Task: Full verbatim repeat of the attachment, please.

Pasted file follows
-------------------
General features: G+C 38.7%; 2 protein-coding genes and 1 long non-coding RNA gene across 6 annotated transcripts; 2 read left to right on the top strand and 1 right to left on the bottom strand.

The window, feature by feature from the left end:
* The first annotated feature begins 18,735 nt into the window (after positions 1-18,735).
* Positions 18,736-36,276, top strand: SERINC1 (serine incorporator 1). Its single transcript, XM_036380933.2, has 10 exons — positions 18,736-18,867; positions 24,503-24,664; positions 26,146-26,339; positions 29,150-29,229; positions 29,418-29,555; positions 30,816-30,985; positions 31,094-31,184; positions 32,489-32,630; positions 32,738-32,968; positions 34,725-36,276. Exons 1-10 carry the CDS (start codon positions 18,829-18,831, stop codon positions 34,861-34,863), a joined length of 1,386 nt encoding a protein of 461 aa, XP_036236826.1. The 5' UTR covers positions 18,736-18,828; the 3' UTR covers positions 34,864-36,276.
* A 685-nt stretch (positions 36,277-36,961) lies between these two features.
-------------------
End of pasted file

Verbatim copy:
General features: G+C 38.7%; 2 protein-coding genes and 1 long non-coding RNA gene across 6 annotated transcripts; 2 read left to right on the top strand and 1 right to left on the bottom strand.

The window, feature by feature from the left end:
* The first annotated feature begins 18,735 nt into the window (after positions 1-18,735).
* Positions 18,736-36,276, top strand: SERINC1 (serine incorporator 1). Its single transcript, XM_036380933.2, has 10 exons — positions 18,736-18,867; positions 24,503-24,664; positions 26,146-26,339; positions 29,150-29,229; positions 29,418-29,555; positions 30,816-30,985; positions 31,094-31,184; positions 32,489-32,630; positions 32,738-32,968; positions 34,725-36,276. Exons 1-10 carry the CDS (start codon positions 18,829-18,831, stop codon positions 34,861-34,863), a joined length of 1,386 nt encoding a protein of 461 aa, XP_036236826.1. The 5' UTR covers positions 18,736-18,828; the 3' UTR covers positions 34,864-36,276.
* A 685-nt stretch (positions 36,277-36,961) lies between these two features.